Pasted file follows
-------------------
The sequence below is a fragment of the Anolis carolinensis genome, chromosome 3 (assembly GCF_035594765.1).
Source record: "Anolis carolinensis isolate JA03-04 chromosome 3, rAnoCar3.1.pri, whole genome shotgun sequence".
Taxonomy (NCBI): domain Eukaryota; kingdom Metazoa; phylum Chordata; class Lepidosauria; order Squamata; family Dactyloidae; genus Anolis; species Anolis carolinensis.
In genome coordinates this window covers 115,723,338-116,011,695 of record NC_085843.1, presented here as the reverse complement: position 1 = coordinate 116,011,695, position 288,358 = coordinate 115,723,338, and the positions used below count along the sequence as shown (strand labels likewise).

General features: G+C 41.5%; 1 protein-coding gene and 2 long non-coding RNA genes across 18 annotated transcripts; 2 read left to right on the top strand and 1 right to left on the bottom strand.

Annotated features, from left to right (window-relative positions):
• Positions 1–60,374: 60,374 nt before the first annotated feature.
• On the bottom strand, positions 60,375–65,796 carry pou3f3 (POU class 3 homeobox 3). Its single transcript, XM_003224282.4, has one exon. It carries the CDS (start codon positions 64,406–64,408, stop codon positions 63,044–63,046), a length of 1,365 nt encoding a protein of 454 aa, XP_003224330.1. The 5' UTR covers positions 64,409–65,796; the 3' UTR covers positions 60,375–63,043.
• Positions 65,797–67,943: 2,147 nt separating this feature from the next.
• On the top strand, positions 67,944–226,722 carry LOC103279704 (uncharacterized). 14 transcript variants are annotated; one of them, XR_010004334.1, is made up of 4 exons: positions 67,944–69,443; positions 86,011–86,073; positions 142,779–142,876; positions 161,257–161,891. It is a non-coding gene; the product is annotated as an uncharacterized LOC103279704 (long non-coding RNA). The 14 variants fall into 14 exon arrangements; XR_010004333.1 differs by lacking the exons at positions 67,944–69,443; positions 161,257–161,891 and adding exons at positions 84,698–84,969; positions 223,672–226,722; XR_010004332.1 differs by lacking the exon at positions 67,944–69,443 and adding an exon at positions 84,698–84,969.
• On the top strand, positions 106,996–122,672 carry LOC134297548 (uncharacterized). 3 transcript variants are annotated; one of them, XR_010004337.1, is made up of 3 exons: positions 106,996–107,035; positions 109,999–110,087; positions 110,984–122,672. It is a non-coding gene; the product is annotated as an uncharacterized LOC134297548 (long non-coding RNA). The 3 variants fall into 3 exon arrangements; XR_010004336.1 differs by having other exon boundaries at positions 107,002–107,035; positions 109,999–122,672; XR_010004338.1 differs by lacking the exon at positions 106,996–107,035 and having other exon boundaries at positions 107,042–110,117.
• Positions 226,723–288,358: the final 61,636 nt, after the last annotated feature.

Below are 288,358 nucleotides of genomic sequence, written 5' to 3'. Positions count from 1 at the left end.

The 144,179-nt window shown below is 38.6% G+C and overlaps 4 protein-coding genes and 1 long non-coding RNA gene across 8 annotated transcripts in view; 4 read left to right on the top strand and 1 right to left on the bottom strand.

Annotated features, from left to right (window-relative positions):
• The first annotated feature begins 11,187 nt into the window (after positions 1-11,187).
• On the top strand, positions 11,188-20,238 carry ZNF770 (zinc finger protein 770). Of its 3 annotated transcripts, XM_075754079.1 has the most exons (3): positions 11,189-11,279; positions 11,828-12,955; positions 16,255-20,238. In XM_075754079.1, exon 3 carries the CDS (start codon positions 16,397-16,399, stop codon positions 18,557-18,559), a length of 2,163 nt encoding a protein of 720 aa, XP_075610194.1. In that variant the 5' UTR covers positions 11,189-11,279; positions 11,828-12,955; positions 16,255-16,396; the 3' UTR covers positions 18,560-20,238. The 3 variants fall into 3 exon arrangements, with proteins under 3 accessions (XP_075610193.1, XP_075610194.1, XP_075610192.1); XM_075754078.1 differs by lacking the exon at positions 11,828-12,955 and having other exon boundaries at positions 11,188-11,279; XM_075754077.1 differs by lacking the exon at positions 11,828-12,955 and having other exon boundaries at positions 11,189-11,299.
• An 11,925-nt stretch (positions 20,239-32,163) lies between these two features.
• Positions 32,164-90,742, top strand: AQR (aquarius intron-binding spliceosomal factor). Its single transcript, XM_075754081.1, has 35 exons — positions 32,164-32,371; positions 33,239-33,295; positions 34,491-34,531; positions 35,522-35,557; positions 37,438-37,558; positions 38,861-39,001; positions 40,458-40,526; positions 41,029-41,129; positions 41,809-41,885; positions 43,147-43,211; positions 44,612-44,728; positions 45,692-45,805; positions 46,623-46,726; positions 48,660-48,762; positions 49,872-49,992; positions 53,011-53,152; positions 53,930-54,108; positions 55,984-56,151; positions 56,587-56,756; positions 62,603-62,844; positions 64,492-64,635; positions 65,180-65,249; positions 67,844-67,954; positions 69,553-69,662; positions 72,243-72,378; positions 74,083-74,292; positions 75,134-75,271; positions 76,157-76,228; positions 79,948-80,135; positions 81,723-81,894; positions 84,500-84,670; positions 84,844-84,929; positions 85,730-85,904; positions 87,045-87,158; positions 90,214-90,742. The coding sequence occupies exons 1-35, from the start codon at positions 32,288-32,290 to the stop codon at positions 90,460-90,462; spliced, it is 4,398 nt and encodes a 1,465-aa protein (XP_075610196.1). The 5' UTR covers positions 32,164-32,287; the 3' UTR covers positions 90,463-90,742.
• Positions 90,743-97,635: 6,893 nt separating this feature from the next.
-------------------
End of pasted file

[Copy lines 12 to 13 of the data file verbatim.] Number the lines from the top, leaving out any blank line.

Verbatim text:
• Positions 226,723–288,358: the final 61,636 nt, after the last annotated feature.

Below are 288,358 nucleotides of genomic sequence, written 5' to 3'. Positions count from 1 at the left end.